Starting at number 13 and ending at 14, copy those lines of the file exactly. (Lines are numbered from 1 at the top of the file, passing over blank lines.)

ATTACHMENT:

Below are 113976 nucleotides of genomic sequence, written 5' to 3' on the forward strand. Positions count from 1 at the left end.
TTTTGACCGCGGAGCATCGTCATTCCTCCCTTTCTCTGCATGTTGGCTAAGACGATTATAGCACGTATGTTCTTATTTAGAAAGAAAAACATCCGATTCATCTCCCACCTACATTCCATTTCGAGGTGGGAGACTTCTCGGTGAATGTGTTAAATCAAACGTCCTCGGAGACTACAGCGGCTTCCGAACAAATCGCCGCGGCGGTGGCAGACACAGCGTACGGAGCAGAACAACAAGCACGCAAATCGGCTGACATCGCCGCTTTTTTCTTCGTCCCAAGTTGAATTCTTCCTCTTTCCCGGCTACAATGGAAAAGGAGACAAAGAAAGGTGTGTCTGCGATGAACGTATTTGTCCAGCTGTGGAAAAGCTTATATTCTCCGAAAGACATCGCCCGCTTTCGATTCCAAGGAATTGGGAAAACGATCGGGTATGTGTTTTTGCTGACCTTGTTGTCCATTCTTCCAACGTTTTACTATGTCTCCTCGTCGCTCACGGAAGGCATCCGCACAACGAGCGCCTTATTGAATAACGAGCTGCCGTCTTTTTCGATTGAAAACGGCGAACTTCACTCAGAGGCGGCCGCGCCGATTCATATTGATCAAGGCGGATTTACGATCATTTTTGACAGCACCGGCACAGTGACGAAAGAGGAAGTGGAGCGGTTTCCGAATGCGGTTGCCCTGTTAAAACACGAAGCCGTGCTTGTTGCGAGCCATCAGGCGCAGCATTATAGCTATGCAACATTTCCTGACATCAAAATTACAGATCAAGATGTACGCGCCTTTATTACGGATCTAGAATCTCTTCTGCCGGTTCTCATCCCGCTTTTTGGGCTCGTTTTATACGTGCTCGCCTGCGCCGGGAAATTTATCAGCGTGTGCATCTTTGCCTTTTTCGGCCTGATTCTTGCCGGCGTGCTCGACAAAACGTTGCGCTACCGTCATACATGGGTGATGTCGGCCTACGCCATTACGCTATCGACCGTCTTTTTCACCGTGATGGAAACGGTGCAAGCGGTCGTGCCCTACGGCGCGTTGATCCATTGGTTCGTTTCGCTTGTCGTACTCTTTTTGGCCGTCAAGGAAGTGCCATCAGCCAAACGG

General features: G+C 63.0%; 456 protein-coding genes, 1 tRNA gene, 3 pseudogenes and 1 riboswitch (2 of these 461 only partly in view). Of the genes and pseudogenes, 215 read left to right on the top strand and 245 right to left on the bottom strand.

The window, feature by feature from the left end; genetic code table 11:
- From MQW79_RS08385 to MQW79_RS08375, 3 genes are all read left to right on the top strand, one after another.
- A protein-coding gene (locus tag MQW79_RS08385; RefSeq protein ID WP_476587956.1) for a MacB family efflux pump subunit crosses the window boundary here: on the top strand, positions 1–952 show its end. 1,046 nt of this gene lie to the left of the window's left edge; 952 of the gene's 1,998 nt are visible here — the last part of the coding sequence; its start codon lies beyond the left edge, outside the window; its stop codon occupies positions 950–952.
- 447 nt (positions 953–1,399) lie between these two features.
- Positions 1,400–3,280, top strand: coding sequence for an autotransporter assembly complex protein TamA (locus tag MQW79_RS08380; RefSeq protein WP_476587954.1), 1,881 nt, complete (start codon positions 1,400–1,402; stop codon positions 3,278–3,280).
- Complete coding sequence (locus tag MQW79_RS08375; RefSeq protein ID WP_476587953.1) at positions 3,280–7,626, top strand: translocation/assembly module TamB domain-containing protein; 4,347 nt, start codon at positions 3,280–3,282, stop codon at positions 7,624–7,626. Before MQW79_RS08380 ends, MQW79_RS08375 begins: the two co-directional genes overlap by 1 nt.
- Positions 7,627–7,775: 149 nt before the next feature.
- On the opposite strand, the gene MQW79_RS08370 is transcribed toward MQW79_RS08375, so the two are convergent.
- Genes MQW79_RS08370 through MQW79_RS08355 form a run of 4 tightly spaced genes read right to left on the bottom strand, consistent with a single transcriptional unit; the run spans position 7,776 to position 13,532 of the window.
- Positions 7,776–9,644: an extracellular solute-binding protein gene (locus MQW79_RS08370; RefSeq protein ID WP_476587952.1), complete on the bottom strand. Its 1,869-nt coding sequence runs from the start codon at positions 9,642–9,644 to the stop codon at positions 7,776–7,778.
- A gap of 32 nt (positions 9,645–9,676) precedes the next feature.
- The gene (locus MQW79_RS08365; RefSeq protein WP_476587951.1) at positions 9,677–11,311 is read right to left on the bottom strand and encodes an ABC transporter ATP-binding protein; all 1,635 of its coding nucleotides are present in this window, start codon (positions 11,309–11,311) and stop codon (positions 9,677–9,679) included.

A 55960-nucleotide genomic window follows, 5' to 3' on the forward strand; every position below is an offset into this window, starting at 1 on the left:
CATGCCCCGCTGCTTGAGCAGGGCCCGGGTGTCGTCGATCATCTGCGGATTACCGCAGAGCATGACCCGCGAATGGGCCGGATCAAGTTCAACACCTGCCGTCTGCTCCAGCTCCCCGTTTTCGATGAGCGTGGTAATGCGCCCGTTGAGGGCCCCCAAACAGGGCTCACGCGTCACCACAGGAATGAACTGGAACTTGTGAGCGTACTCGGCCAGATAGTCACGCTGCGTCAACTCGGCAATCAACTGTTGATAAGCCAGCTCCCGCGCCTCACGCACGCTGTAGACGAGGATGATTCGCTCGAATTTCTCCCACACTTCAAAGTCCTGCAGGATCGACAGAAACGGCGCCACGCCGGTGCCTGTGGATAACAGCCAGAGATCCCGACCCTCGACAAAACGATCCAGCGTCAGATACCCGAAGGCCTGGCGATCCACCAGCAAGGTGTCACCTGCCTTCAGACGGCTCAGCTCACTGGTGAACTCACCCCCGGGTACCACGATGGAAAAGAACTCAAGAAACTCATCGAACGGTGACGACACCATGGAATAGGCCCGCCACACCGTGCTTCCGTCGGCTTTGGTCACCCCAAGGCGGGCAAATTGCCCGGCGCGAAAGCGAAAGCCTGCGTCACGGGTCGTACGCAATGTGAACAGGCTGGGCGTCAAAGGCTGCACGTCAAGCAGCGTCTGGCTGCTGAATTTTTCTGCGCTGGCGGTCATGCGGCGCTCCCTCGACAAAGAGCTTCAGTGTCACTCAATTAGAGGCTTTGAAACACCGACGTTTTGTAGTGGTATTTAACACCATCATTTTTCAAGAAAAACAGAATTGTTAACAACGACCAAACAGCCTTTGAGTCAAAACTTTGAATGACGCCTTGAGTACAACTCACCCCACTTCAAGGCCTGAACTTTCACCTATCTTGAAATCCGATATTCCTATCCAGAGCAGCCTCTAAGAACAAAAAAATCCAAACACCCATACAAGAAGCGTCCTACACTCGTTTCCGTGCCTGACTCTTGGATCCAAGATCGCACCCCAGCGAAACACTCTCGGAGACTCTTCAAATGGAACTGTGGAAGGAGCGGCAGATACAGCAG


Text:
- Positions 7,776–9,644: an extracellular solute-binding protein gene (locus MQW79_RS08370; RefSeq protein ID WP_476587952.1), complete on the bottom strand. Its 1,869-nt coding sequence runs from the start codon at positions 9,642–9,644 to the stop codon at positions 7,776–7,778.
- A gap of 32 nt (positions 9,645–9,676) precedes the next feature.